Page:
Prescription for Disaster

Friday, 3 April 2015

Sick Guilt Help: how to make everything awkward in 10 easy steps

I hate asking for help. Hate it hate it hate it hate it hate it. I'm terrible at it, and any request for help comes with so much heaping self-guilt that it's often just not worth it and I end up half-killing myself to do it on my own. 

This unfortunately also applies to my health - and last week I was in desperate need of help.

It started with Alan and Shirley, two of my colleagues, coming over to stay at my house to help me with my kids and disease (I know, I know) while my husband was away.

And here is how I made everything excruciatingly awkward in 10 easy steps.

1. The Dress Code

When I called them, I was in my pajamas, teeth unbrushed, hair wild and surrounded on my bed by a tissue graveyard of sadness and phlegm.

When they arrived, I was wearing clean yoga pants, a nice sweater, a bra, socks and makeup. I even did my hair. I'd brushed my teeth three times to get rid of 'sick breath'.

So when they rushed over to me on my deathbed and I opened the door I looked better than I do most days at the office.

2. The House

When I called them, I was still lying atop the aforementioned tissue graveyard in despair and desperation. My kids room looked like a bomb, the dishes were still on the table and counter from the night before and the upstairs loo had no toilet paper. 

When they arrived, my room was clean, the kids' beds were made, laundry was put away, the dishwasher was running and I'd shuffled around the living room dryheaving and crying in order to vacuum before their car showed up.

So when they rushed over to me on my deathbed and I opened the door they were greeted by Martha Stewart.

3. The Kids

I needed their help with the kids, as I just couldn't handle working from home AND getting the kids to and from school without use of the car (I can't drive here yet, Stroke) So they arrived at the door and I welcomed them in on my way out to walk the kids 1.5 miles to their school and back. I'd already made the kids beds and gotten them ready for school, lunches packed and pick up instructions arranged.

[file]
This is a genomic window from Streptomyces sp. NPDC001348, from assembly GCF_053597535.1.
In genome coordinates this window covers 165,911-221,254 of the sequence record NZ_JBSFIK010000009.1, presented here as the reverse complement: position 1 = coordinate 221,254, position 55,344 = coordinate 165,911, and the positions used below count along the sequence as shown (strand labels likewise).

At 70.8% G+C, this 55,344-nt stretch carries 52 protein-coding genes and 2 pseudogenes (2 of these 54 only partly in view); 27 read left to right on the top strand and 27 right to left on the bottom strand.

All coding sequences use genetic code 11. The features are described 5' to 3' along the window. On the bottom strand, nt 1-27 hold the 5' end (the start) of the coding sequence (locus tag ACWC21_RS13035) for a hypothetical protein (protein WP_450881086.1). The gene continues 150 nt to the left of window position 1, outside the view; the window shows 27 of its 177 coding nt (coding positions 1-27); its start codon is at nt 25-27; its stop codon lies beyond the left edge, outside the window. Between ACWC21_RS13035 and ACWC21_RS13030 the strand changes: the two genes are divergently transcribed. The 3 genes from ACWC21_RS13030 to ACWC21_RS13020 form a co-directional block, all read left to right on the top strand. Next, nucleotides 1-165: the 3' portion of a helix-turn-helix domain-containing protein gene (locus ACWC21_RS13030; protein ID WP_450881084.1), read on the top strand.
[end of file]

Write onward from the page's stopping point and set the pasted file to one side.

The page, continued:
Come on in guys and make yourselves at home. I'll be back in an hour and a half.

4. They're still guests

Even though I've asked someone over to help, they were still guests. Dying as I was, how could I at least not make them a cup of tea? And some lunch? And a nice dinner of fresh pasta with a homemade cream sauce and foccacia garlic bread? WIth a nice salad?

I at least let them help with the dishes afterward, but this was more so because I had passed out in a chair after sitting down to taste it.

5. I'm so sorry

It may be unhealthy, but I tend to associate gratitude with guilt. Friends offered to come by and drive me to the hospital, but I felt too appreciative of their thought to possibly accept it. After having slept upstairs for an hour in bed while my colleagues were downstairs working at my dining table and entertaining my kids I lay there, staring wide-eyed at the ceiling above me. 

I can't be lying here while they are downstairs with my kids. It's just not right. I could really use the rest, though. I can't just do nothing though. Maybe I'll just give the washroom a quick clean. 

Okay, that's done. But while I'm here I'll just maybe throw in a load of towels downstairs. Then go play with the kids. Make them all some lunch. Or a snack. Maybe set up a proper little tea party for the kids. Check my email, respond to a few. Okay, yeah. I'll do that and then come back up to rest.

And this is how Alan and Shirley found me halfway down the stairs, clinging to the banister for dear life, panting like a wounded water buffalo and apologizing profusely to them for having them take care of my kids. They dragged me over to a living room chair, where I then sat and apologized every time they walked into the room.

6. Kids: food, water, play

The kids had been fed and watered, but were desperate for some attention and playtime. Usually I'd hand them the wiimote and tell them to have at-er with Netflix, but not when people were over!  Instead, out came the bane of all sick parents - play-doh and Lego.